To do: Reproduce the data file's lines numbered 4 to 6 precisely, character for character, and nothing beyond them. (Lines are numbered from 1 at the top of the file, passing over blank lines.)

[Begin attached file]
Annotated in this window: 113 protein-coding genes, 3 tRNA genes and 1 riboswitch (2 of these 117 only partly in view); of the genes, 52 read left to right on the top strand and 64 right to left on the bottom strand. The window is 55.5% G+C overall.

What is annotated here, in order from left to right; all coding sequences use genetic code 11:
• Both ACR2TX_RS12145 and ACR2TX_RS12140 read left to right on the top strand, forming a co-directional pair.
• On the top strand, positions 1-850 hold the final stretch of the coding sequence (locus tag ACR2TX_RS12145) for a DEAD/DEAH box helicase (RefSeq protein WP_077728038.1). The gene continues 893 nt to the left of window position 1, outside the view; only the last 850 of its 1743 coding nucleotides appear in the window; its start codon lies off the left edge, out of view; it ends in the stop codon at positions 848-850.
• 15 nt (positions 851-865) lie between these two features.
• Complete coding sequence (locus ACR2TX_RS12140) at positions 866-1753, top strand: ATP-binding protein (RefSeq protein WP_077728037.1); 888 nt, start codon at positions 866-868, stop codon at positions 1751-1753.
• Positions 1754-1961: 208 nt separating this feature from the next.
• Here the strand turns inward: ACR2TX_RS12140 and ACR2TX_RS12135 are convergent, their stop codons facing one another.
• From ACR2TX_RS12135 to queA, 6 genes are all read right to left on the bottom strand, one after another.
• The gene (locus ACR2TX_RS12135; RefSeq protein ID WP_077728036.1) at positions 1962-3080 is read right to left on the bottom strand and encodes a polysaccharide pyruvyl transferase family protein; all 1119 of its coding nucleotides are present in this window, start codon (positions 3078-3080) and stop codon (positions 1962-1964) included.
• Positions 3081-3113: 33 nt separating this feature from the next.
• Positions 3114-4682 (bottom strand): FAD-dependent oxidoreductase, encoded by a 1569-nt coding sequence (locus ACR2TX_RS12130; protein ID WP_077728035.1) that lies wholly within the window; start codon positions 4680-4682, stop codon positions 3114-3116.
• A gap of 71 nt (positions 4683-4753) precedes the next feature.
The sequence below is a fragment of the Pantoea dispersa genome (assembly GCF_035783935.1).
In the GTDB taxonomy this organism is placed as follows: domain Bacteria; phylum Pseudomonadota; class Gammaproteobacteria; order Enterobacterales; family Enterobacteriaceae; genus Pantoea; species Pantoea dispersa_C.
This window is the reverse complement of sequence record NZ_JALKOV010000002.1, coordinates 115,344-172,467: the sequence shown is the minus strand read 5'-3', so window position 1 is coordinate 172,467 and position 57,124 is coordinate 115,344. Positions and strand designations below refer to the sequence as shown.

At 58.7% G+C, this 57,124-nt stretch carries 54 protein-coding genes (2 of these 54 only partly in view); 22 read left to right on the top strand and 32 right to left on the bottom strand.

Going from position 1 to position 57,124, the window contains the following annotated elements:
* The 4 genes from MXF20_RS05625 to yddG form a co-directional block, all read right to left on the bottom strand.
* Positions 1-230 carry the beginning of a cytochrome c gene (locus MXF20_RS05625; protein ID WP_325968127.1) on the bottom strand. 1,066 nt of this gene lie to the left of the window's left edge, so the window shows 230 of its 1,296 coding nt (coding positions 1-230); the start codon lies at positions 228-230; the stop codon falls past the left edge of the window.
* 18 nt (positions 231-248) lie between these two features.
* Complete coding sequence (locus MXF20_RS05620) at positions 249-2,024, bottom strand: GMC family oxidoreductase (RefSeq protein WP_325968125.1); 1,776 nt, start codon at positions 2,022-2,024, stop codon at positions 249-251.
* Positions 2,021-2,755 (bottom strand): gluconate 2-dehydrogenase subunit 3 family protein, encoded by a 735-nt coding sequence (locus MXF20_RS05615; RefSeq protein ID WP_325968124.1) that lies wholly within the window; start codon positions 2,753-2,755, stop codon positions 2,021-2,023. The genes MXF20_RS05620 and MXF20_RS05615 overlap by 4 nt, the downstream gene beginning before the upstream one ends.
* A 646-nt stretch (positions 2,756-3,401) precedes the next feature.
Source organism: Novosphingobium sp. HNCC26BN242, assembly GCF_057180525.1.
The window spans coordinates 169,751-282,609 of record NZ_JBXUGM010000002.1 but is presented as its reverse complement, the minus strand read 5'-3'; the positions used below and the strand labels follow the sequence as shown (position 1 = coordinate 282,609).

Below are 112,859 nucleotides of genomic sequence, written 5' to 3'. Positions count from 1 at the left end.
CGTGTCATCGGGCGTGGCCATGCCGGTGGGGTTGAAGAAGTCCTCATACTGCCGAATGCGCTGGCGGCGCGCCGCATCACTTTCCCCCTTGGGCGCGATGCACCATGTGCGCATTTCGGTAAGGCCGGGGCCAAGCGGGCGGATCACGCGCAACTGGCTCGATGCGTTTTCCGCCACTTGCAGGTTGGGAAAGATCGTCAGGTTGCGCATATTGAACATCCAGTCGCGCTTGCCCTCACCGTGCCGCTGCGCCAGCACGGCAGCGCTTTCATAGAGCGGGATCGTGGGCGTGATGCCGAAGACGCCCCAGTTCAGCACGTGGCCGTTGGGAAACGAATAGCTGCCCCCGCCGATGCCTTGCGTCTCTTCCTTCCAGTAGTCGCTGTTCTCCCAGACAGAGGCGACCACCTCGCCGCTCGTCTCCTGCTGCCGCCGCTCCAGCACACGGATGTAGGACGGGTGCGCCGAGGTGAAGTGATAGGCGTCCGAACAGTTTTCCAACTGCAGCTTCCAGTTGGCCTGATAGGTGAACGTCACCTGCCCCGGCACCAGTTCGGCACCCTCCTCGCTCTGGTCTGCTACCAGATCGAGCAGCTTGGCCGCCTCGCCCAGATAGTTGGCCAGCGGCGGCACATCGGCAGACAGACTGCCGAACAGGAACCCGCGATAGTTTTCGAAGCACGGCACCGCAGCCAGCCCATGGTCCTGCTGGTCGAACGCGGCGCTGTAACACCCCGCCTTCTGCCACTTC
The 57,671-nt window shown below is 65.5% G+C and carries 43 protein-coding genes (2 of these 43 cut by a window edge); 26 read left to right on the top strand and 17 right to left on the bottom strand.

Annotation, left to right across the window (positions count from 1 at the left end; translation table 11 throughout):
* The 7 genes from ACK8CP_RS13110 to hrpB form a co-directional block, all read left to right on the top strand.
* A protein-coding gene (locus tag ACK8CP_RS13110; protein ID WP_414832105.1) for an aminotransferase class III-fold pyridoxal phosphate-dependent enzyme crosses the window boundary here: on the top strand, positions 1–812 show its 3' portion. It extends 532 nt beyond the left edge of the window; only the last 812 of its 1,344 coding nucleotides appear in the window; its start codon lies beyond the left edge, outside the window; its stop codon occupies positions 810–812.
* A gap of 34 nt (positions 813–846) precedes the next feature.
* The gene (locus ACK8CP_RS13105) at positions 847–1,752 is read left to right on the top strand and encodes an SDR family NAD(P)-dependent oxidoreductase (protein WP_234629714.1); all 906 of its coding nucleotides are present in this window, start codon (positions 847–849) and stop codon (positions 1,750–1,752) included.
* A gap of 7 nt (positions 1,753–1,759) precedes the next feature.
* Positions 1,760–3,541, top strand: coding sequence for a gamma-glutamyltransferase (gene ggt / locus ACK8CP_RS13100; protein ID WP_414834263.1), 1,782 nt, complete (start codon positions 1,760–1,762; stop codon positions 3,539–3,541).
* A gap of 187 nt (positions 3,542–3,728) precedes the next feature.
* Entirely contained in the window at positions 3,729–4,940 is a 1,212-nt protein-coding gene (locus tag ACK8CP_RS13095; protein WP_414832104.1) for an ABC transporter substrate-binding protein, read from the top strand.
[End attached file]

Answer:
• On the top strand, positions 1-850 hold the final stretch of the coding sequence (locus tag ACR2TX_RS12145) for a DEAD/DEAH box helicase (RefSeq protein WP_077728038.1). The gene continues 893 nt to the left of window position 1, outside the view; only the last 850 of its 1743 coding nucleotides appear in the window; its start codon lies off the left edge, out of view; it ends in the stop codon at positions 848-850.
• 15 nt (positions 851-865) lie between these two features.
• Complete coding sequence (locus ACR2TX_RS12140) at positions 866-1753, top strand: ATP-binding protein (RefSeq protein WP_077728037.1); 888 nt, start codon at positions 866-868, stop codon at positions 1751-1753.